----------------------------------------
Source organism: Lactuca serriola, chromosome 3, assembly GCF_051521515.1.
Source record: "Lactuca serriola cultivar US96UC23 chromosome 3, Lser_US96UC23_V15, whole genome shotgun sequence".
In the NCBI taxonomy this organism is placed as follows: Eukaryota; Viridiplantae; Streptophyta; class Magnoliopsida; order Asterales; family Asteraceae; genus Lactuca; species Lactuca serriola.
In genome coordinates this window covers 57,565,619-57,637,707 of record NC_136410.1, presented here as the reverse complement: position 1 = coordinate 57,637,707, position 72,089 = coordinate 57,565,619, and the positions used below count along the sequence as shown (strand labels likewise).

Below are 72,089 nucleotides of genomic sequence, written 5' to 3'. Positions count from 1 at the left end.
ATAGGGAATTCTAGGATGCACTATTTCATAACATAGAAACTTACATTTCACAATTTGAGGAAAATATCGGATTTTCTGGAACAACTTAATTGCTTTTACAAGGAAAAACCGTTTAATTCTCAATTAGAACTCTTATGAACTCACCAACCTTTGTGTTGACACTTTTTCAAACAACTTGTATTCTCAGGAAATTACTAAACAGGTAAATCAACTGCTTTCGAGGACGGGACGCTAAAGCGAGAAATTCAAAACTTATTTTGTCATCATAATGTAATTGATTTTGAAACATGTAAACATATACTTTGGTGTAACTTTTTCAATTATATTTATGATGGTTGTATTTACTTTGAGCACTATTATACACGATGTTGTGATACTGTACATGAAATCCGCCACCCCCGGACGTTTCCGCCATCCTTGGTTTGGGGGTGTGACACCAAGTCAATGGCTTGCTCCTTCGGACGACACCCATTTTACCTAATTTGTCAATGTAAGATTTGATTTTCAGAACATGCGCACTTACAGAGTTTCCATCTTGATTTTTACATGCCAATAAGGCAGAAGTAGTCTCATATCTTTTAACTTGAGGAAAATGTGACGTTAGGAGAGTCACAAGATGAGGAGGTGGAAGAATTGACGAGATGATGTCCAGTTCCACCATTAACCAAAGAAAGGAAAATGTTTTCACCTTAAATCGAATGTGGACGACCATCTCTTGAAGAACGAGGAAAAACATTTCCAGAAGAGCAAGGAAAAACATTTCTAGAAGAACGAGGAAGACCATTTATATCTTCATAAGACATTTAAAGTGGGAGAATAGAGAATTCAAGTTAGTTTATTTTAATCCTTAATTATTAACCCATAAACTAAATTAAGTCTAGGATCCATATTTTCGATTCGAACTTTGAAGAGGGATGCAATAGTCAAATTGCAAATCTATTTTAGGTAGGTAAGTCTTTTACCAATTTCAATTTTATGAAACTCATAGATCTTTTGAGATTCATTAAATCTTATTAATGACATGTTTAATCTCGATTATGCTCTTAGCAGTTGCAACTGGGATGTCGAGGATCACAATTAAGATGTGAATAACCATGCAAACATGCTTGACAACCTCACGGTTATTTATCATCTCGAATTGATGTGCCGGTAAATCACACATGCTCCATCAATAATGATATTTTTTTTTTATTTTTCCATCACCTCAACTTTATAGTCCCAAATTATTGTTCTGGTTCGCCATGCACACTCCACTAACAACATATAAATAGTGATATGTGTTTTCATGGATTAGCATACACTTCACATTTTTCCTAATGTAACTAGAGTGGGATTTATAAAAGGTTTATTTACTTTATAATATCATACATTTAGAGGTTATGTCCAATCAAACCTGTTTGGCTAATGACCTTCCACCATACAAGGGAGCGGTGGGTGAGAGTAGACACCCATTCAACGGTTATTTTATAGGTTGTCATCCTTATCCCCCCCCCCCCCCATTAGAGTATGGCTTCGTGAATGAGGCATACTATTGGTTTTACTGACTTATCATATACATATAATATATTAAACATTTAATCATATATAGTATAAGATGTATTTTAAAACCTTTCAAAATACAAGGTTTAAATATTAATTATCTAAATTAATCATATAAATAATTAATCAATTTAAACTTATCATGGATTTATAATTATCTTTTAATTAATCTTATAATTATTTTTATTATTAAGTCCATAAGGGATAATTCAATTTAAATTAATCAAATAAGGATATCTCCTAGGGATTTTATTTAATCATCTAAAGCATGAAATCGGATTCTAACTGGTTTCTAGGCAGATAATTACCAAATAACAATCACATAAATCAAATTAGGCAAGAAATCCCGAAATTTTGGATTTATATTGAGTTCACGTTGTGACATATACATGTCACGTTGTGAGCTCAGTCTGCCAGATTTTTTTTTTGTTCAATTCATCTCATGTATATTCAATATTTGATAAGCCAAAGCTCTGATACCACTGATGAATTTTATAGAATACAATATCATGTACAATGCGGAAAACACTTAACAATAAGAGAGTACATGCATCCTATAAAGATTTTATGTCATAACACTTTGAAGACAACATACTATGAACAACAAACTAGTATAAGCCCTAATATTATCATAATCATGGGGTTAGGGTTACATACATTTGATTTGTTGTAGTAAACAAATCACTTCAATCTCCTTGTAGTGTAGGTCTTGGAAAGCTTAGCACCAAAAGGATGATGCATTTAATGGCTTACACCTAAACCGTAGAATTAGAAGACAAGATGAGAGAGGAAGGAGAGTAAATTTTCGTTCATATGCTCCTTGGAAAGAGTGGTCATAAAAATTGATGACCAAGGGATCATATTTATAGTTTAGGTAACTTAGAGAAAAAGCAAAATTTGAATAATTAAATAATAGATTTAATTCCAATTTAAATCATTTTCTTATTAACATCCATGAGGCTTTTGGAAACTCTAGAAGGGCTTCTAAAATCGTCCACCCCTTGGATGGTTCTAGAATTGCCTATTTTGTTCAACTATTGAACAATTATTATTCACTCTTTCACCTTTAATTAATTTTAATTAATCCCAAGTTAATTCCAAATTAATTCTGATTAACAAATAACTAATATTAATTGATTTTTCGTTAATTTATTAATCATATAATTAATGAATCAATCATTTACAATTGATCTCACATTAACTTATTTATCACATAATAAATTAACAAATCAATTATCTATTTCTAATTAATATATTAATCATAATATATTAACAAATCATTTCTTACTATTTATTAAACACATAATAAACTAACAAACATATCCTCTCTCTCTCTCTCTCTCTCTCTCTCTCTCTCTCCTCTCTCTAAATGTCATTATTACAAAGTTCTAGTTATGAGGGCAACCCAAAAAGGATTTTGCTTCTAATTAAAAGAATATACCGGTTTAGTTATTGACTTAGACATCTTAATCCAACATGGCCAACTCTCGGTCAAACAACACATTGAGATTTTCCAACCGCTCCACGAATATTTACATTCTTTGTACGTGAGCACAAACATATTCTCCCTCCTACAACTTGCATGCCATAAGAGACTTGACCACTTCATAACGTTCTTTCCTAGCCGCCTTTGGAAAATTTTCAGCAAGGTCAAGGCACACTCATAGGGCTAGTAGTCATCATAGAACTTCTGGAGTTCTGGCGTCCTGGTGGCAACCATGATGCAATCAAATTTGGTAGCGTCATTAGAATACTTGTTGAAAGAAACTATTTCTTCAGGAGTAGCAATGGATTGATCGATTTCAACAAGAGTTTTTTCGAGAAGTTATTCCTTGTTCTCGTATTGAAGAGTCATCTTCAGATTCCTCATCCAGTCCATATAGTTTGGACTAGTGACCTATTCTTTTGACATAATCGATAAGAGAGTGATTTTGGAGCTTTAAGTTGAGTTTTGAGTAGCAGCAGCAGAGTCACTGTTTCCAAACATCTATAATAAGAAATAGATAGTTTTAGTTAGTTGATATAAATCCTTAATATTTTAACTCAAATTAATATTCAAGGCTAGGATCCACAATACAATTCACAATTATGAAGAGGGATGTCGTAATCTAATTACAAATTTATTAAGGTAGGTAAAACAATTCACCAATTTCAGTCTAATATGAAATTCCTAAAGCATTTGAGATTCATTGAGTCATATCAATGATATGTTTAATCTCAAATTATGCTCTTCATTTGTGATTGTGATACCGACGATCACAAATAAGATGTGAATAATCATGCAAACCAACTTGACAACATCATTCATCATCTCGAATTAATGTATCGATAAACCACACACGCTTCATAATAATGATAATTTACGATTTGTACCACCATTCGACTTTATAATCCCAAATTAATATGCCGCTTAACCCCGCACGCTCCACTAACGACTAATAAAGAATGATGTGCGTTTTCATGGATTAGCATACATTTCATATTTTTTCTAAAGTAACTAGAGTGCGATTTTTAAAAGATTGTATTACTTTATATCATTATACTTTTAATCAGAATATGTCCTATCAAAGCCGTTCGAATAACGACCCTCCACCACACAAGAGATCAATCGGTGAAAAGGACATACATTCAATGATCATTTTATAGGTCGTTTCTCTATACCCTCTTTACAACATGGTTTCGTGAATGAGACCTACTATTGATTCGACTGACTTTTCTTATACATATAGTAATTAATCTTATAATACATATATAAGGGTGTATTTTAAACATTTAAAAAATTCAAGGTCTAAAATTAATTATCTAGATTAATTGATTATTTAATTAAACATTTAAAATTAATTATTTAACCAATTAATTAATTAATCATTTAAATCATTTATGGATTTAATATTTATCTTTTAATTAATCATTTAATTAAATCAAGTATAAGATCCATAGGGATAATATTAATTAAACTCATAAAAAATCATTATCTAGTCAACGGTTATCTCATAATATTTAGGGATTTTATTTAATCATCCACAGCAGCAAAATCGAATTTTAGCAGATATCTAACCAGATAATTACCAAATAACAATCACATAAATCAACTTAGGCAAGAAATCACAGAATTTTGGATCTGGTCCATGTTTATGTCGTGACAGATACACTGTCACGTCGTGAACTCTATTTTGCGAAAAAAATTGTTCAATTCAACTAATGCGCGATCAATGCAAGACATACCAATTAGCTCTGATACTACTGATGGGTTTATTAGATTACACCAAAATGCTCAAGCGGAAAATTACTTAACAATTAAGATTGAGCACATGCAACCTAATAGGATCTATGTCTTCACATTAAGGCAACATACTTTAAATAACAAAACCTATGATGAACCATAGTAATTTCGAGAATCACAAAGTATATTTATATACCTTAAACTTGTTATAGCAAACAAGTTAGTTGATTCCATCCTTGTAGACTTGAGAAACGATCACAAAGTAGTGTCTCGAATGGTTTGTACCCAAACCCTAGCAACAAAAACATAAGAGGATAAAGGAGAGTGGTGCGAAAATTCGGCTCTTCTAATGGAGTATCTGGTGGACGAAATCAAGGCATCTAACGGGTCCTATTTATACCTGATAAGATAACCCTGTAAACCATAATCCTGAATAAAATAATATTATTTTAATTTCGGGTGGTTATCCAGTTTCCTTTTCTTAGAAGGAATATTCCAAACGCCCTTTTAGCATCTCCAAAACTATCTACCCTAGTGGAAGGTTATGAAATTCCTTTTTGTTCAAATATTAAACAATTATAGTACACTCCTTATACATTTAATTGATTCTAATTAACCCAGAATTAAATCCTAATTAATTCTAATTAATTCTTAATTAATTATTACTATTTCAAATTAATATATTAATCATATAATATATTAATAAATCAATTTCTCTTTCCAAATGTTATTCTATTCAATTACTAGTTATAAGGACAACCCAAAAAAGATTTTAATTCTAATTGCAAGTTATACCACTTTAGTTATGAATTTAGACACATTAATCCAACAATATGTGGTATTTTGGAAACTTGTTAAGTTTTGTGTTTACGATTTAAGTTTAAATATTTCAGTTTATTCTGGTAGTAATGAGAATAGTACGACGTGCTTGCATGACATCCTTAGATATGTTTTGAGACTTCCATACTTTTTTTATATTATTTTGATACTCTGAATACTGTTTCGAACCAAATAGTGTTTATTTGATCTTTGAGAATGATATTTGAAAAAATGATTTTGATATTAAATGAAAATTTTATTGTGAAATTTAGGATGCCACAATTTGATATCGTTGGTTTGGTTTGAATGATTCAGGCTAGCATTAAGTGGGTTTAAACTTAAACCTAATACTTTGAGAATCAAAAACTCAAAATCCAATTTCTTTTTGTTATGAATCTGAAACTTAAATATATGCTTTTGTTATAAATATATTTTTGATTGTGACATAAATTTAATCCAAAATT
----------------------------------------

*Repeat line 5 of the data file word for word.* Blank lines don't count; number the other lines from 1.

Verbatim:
Below are 72,089 nucleotides of genomic sequence, written 5' to 3'. Positions count from 1 at the left end.